- Sleigh Ride, The Ronettes
- Carol of the Bells, Trans-Siberian Orchestra
All of the songs include their own personalized light show to accompany the music.
The music is being played using mplayer, a python package. Additionally, the PRU is used in lighting the LED strip.
Click here to see a demo of the lights.
Theory of Operation
Here is a flowchart that describes the structure of our code. By using the sub-processes and threading, the Blynk app can monitor when the 'Stop' button is pressed and quit the light animations/ music player.
Timeline and Milestones
- Brainstorm various light patterns to implement (11/5)
- Find more songs to use (11/5)
- Get the music to stop playing on a button press (11/6)
- Thread the music and lights so that they occur at the same time (11/8)
- Finalize the Blynk app (11/11)
- Assemble final project (11/13)
Who Did What
List the major tasks in your project and who did what. Also list here what doesn't work yet and when you think it will be finished and who is finishing it.
Major Completed tasks:
- Setting up Blynk App environment (Emily)
- Starting and stopping music using mplayer in a python program (Emily)
- Setting up lights and defining animations using PRU (Ryan)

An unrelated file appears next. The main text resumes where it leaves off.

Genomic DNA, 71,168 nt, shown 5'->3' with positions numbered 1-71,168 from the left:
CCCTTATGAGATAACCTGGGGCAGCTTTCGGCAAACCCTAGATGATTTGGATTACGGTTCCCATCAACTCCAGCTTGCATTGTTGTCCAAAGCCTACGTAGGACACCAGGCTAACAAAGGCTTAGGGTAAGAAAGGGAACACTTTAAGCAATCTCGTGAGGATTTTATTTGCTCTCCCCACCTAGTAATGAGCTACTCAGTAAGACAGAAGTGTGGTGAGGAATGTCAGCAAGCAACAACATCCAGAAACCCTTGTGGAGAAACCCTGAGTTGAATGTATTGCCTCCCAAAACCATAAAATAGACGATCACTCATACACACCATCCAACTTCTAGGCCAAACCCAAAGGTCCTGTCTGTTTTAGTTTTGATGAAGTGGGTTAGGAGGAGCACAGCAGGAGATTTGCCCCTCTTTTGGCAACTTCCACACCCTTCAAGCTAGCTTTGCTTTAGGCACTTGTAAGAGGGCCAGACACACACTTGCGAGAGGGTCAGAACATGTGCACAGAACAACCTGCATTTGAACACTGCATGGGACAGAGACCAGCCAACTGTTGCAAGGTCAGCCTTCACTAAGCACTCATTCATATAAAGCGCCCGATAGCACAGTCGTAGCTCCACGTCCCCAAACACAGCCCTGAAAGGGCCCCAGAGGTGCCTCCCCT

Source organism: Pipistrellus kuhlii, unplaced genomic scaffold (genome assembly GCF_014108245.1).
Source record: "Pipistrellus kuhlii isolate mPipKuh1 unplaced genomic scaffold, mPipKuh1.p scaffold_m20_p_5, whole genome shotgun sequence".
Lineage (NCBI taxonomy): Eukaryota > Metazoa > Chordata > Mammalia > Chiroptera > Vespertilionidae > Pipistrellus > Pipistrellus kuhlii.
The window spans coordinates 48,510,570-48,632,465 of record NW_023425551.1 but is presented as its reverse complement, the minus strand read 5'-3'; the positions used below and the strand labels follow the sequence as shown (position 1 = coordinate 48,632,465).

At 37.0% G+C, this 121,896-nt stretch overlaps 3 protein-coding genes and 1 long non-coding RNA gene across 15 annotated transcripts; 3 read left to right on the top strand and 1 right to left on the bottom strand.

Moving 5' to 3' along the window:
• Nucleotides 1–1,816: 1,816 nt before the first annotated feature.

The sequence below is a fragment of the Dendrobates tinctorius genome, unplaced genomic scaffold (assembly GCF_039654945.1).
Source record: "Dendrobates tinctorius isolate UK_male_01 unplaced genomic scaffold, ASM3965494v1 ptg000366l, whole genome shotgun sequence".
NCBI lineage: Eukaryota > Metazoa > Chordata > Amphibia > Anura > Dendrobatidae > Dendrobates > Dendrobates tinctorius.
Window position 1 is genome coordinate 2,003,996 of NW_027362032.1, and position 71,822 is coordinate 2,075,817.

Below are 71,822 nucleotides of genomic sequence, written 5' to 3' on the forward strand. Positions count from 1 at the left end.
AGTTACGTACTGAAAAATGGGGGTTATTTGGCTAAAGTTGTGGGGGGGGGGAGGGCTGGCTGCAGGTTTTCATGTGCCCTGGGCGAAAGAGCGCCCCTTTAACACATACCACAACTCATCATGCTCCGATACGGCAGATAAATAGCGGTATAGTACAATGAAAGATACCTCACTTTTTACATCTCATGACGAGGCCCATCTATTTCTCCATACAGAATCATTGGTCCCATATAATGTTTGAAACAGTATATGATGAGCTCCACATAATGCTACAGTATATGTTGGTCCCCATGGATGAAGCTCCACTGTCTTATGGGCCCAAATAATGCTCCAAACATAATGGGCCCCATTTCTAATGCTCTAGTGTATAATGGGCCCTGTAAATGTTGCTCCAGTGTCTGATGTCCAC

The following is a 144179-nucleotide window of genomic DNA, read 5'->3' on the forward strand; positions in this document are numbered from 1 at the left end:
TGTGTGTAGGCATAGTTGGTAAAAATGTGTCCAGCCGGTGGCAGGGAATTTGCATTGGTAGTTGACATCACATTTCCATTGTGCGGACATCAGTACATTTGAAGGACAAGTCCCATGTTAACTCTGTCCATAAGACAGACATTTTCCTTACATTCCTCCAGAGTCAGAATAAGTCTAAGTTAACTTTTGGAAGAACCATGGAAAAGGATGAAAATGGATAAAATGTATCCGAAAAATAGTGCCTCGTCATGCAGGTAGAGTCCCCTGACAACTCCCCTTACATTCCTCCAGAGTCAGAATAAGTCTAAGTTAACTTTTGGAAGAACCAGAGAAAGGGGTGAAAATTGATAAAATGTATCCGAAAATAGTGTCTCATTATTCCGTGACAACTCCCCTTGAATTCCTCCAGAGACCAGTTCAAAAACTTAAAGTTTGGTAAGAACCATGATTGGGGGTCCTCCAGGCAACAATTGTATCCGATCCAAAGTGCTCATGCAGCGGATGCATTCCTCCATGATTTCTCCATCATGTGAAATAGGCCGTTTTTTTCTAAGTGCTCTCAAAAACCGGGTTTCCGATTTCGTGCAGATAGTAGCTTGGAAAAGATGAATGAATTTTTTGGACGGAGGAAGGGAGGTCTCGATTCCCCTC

- Using threading to use mplayer and the light strip in parallel (Emily)
- Procuring external power supply for final demo (Ryan)
- Documentation (Emily and Ryan)
With more time, we would like to add functionality of a webpage to change the settings on the wreath. This webpage would be accessible from smartphones, tablets, or regular browsers. It would have the same functionality as the blynk application, but would be more accessible--the blynk app only works for smartphones who have a specific page created.
Additionally, we would like to change the type of lights we use to a more traditional style of Christmas light instead of the LED strip. These single LEDs could be multicolor or just white, but would have the same functionality as our LED strip with more of the look of traditional Christmas lights.
We would also like to put in a way for users to upload their own music to the Wreath. Currently, there are only 4 songs that are pre-loaded and have pre-defined lighting. It would be nice to expand this capability to allow users to customize the music they can play.
While developing the Smart Christmas Wreath we learned a lot about sub-processes and threading. The biggest complication was getting the Blynk app to be responsive while the lights and music run indecently from each other. The details of this process can be seen in the Theory of Operation section. Once We got the structure of the system working we were able to develop different animations for the lights and download several Christmas songs to choose from. All that was left was to finalize the Blynk app and then watch it run!
Another element that could be added to the project is having the lights react to the music. For example, if the songs volume increases, the brightness of the lights could increase. This would be a neat element to add in future implementations of this project.
Embedded Linux Class by Mark A. Yoder